By Olivia Spitzer of Doula Olivia
You were pregnant for nine months and throughout strangers held doors open for you, they gave you their seat on the bus. Your friends fawned over your belly. Your co-workers brought you chocolate. Then you did this hard and incredible thing – you birthed a baby! The nurses took care of you, food was brought to your bed, and you felt supported. Then – BOOM – you came home and suddenly it was just you and baby. You may feel alone and isolated, you may feel frustrated, you may feel like you have no idea who you are now versus who you used to be. What you need is some postpartum support, but you have no idea where to start.
Your Friends and Family
The first step to getting the support you need is to activate the support you already have. There are few things in life that your community genuinely wants to help you with. No one reallywants to help you move. But peopledoreally want to help you have a baby! The trick is, giving them structure to help you. When you have friends and family over to meet the new baby, it is time to reimagine those visits for yourself. You are NOT “the hostess.” You do not need to offer them water or put out snacks. You are there to be loved on just as much as your baby is. Sometimes this means posting a list of chores that your friends can do for you (taking out the garbage, loading the dishwasher, starting some laundry) before they hold the baby. Sometimes this means activating a meal train. Sometimes it means giving yourself permission to take a shower or a nap while you friends are over (because it is 100% NOT rude to do). You just had a baby and the rules are different now. Give yourself the permission to reframe these visits and you will feel more supported and less alone.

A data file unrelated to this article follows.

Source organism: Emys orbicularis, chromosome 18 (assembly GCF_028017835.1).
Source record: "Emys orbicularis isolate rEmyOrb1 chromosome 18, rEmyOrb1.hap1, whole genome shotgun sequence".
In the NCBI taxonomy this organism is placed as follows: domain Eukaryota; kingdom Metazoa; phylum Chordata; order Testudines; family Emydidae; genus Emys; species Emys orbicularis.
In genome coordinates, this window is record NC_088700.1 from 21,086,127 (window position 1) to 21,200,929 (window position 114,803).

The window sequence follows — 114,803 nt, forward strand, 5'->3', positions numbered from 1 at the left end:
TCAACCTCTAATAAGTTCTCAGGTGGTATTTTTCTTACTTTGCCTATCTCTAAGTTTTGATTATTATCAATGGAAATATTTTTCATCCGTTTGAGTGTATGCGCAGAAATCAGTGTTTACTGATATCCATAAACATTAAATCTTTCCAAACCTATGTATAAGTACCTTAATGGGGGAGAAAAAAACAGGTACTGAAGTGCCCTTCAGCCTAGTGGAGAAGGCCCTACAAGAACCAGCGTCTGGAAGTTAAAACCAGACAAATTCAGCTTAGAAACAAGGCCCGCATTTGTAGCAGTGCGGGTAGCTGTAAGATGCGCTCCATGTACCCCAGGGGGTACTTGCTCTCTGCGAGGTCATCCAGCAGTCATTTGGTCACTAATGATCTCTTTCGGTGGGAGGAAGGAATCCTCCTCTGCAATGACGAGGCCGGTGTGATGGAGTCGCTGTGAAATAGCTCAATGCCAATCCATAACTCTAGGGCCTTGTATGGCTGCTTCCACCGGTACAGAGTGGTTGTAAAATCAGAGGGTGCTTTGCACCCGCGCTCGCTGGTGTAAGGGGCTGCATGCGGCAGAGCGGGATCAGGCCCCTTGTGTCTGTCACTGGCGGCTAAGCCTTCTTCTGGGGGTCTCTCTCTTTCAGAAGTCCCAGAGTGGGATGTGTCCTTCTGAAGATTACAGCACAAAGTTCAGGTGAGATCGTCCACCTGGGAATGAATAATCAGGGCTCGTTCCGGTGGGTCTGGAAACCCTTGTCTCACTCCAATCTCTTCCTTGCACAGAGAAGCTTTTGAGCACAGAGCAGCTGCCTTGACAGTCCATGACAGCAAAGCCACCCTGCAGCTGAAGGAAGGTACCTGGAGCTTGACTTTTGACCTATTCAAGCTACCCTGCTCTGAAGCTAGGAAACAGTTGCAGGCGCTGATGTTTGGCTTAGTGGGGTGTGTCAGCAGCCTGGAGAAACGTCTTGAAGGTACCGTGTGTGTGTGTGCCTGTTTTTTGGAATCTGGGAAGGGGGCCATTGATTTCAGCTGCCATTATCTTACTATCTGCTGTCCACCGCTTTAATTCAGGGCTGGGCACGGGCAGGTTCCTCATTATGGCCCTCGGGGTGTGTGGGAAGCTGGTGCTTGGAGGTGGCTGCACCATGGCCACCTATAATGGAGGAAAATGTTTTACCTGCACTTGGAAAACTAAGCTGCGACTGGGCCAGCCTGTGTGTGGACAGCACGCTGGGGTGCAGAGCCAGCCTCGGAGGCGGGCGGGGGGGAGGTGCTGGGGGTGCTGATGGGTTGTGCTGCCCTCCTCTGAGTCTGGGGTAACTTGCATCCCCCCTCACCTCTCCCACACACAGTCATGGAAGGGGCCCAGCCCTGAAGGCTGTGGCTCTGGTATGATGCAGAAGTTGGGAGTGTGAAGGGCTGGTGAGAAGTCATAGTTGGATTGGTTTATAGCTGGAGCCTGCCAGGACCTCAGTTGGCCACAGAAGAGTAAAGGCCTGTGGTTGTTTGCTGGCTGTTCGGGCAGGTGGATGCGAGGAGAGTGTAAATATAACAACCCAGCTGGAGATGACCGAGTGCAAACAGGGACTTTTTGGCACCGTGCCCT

You may find that you are struggling with breastfeeding. You are not alone! It can be very challenging to get into a groove with this new baby, finding a position and a latch and a style that works for the two of you. This is where lactation consultants can be very helpful.
It is possible you saw a lactation consultant while you were still in the hospital. You can continue to utilize this resource after you have been discharged. Call your provider and ask them what your options are surrounding out-patient lactation support. Many hospital IBCLCs (international board-certified lactation consultants) run new mama clinics out of the hospital where you can meet other women with babies the same age as yours AND receive lactation support at the same time.
Private lactation consultants (as opposed to hospital provided support) can come and visit you in your home, providing help exactly where you need most: where you actually breastfeed! They are trained professionals who specialize in treating your breastfeeding situation as a whole, looking beyond just your latch. They may be able to diagnose unproductive positioning better than a hospital IBCLC can, because they are seeing you in your natural breastfeeding environment. Even one visit from a lactation consultant can make a big difference.
Hiring a postpartum doula can be a great choice. Postpartum doulas either visit you for a daytime shift or an overnight shift. Daytime shifts can include: meal prep, light house work, birth story processing, sibling or pet integration with baby, or simply giving you the space and time you need to take care of yourself. Doulas who work overnight will take care of your baby whenever they wake up. If you are breastfeeding, your doula will bring your baby to you in your bed, help you to feed, and then take the baby away for burping, changing, and soothing back to sleep. If you are bottle feeding your baby, your doula will not need to wake you up at all. These overnight shifts can be a game changer for new parents, allowing them to get a full night’s sleep. Whether you chose to utilize your postpartum doula during the day or overnight, their presence can really help you feel grounded and supported.
These are just three options for postpartum support. There so many others: you can join new mama FB groups, find an in-person meeting for new moms, start attending baby and me classes and events. The support is out there for you – start by asking and you will find there are hands and heart all around you, ready to help.
The information contained in this article is provided for informational purposes only, and should not be used as a substitute for the advice of your physician or licensed health care provider. You should consult your physician or licensed health care provider before engaging in any exercise activity described in this article to determine if it is right for your needs.